Gastrointestinal stromal tumors (GISTs) are driven by KIT receptor tyrosine kinase, and most have gain-offunction mutations In KIT or occasionally in PDGFRA. Imatinib, which inhibits KIT and PDGFRA, produces a partial response or stable disease in 80% of GIST patients, but complete response is rare. Moreover, about half of the patients who benefit from imatinib treatment eventually develop drug resistance, and few other treatments are available. A common mechanism of acquired resistance is second-site KIT mutations. We propose 4 overall objectives. (1) Use genomic approaches to identify alternative signaling pathways in GIST lacking KIT or PDGFRA mutations and in imatinib-resistant GIST lacking an Identifiable mechanism of resistance. Candidate genes will be validated and pathway analysis applied to identify potential targets for therapy. (2) Identify mutations that confer resistance to imatinib or to other kinase inhibitors so as to develop guidelines for genotype-tailored therapy. (3) Investigate novel pharmacological intervention strategies in vivo in the KitV558del/+ mouse, a model of imatinib-responsive GIST. (4) Develop imatinib-resistant mouse models and apply them for the evaluation of new treatment strategies for imatinibresistant GIST. The treatment strategies to be tested are second^generation tyrosine kinase inhibitors alone and In combination with inhibitors of downstream effectors of KIT, targeting PI 3-kinase, integrin, and STAT signaling. By elucidating the pathways active in imatinib-resistant GIST and by preclinical investigations, we aim to find new therapeutic options for patients with Imatinib-resistant GIST.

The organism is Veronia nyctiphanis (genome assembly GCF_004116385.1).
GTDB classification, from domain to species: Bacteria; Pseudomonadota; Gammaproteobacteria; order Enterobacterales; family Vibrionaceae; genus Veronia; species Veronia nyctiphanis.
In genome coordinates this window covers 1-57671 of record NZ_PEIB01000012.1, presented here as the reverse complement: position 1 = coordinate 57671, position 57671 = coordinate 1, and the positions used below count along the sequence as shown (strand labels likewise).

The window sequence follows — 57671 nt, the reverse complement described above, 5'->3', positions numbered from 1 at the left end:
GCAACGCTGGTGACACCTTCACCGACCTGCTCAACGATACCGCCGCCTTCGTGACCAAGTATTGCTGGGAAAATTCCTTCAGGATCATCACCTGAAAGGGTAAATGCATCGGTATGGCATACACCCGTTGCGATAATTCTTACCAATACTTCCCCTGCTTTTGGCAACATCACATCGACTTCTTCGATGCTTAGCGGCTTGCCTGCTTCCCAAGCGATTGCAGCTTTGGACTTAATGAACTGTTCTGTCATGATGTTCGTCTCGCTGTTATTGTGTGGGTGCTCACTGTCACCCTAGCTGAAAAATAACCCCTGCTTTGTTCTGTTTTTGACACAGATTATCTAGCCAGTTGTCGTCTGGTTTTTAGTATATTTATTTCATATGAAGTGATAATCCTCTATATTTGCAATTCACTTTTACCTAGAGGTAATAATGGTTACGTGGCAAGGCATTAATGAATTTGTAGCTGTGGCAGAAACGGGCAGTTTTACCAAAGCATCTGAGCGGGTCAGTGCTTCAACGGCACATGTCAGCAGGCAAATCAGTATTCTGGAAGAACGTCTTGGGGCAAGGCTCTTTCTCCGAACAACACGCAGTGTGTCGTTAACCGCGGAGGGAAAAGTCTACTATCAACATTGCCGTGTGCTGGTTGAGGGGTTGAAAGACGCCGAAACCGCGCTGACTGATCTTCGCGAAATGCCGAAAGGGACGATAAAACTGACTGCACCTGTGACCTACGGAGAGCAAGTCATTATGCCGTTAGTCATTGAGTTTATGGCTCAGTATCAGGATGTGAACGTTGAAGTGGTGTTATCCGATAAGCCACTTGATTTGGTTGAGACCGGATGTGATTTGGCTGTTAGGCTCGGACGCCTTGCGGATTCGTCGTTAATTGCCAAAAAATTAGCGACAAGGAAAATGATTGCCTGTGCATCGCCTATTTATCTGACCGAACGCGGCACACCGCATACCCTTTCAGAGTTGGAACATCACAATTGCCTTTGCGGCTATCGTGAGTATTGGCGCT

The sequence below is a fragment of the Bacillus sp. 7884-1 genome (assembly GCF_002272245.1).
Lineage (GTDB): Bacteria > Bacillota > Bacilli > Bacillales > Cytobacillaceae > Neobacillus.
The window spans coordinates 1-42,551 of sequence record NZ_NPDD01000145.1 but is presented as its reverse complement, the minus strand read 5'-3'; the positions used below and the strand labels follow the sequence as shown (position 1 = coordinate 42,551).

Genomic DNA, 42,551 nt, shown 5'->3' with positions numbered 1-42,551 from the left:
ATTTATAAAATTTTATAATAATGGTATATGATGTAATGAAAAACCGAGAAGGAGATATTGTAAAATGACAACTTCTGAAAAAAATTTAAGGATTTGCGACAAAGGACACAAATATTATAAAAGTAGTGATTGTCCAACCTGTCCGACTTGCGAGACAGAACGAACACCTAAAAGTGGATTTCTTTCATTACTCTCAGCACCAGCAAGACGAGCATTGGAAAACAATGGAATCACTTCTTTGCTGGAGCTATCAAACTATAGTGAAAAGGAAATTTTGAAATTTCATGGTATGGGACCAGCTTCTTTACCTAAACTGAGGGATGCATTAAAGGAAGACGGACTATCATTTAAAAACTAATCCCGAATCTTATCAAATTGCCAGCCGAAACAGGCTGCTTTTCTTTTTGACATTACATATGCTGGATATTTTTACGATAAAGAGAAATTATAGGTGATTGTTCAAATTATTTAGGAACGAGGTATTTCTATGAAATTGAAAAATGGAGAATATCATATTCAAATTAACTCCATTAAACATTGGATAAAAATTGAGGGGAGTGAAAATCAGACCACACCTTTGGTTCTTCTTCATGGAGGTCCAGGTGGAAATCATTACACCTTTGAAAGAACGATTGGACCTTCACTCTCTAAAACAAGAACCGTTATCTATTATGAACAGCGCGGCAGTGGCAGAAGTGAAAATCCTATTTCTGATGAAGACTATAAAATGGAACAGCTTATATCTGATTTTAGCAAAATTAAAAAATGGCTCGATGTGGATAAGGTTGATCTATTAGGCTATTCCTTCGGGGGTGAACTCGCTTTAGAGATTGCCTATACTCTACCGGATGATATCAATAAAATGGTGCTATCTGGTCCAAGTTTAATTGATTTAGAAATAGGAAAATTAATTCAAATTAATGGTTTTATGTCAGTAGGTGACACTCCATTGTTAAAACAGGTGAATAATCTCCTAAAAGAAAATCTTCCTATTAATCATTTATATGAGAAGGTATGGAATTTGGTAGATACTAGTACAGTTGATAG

National Institute of Health (NIH)
National Cancer Institute (NCI)
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Sloan-Kettering Institute for Cancer Research
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